- In Seattle they found a cancer center they could buy, improve and do a sale-leaseback
- In San Francisco they identified a portfolio of properties in Alameda they could improve, lease to biotech companies and even suit the needs of the FDA as a tenant
- In Maryland they identified opportunities to support the lab needs of the Army Corps of Engineers forensic research lab, and ATF testing lab for imported vodka, and a medical testing lab near Dulles – which is now leased to Quest Diagnostics
Realizing that companies needing labs tended to cluster, leadership focused on finding locations where clusters were likely to emerge. They bought land in San Francisco, San Diego, New York and Worcester, MA. What looked like risky locations to others looked like profitable opportunities to Alexandria due to their superior trend research.
Historically pharma companies built their headquarters, and labs, in suburban locations where development was easy, and labs were welcome. Alexandria realized the new trend for emerging companies was to be near universities in urban environments, and although land was costly — and development more difficult — this was the right place to leverage the trend.
Today Alexandria is the bona fide market leader in labs and tech facilities in the USA. By seeing the trend early they bought land which is now so expensive it is practically untouchable – even for $1 billion. Their development pipeline includes Mission Bay, Kendall Square, the Manhattan borough of New York City and RTP (Research Triangle Park.) Today companies want to be where the lab is — and frequently the lab space is now owned, or being developed, by Alexandria.
This didn’t happen by accident. Not at the beginning nor as Alexandria plans its future growth. The company maintains a team of 13 researchers studying market trends in technology, and under-served real estate needs. They constantly track employers of tech/research people, competitors, historical and emerging customers — and identify prospective tech tenants who will need specialized real estate. A few of the leading trends Alexandria follows include:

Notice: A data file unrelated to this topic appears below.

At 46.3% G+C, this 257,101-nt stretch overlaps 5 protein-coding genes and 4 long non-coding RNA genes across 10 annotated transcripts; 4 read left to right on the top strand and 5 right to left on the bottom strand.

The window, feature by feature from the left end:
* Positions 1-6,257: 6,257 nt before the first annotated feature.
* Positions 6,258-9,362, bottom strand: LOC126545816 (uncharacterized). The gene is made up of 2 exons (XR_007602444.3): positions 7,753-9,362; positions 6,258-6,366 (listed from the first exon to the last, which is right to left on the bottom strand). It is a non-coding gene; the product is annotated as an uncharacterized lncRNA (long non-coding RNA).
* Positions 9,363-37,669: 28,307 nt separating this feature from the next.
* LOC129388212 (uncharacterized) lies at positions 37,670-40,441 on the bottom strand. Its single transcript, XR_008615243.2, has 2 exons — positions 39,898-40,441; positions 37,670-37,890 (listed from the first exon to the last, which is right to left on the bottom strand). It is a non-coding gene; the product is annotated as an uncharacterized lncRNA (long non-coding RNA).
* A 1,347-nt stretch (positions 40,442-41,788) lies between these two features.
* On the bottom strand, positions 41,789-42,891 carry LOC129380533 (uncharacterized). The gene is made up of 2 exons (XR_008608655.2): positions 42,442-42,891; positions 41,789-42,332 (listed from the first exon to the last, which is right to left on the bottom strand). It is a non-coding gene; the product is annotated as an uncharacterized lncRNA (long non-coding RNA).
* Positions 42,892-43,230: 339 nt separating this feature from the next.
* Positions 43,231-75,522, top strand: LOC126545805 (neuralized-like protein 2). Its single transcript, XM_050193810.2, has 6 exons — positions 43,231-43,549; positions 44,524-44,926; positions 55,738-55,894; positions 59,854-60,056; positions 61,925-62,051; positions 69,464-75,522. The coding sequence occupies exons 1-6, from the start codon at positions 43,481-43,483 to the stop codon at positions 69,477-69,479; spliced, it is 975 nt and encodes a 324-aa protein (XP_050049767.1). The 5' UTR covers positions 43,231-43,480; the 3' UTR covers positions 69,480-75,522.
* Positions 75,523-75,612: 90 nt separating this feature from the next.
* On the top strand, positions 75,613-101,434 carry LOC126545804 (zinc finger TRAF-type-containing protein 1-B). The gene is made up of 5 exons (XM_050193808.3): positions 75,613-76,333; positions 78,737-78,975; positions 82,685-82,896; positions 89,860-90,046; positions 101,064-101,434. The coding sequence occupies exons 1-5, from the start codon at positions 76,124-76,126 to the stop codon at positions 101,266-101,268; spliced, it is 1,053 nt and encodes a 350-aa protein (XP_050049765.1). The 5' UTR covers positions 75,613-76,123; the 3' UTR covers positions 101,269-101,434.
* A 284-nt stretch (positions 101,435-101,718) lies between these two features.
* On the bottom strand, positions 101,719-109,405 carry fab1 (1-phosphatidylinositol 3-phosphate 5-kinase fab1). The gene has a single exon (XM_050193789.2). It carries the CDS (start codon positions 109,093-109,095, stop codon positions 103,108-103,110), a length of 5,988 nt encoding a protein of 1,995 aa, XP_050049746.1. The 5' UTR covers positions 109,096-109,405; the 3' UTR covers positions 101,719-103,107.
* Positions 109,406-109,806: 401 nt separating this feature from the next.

- Urbanization — The siloed campuses set in bucolic suburbs is the past
- Innovation externalization — Over 50% of innovation in big pharma is now outsourced. And universities are spinning out innovations faster than ever into development centers for testing and commercialization
- Nutrition and disease management — These are emerging markets ripe with new products making their way to commercialization, and needing space to grow
Alexandria’s historical and ongoing successes relied first and foremost on using trends to understand underserved markets where needs will soon be the greatest. This is an important lesson for all businesses. No matter what you do, what you sell, or your industry you can generate higher returns, outperform your peers, and outperform the market rewarding investors by identifying trends and investing in them.
Thanks to Joel Marcus for providing an interview to explain the history and current practices at Alexandria.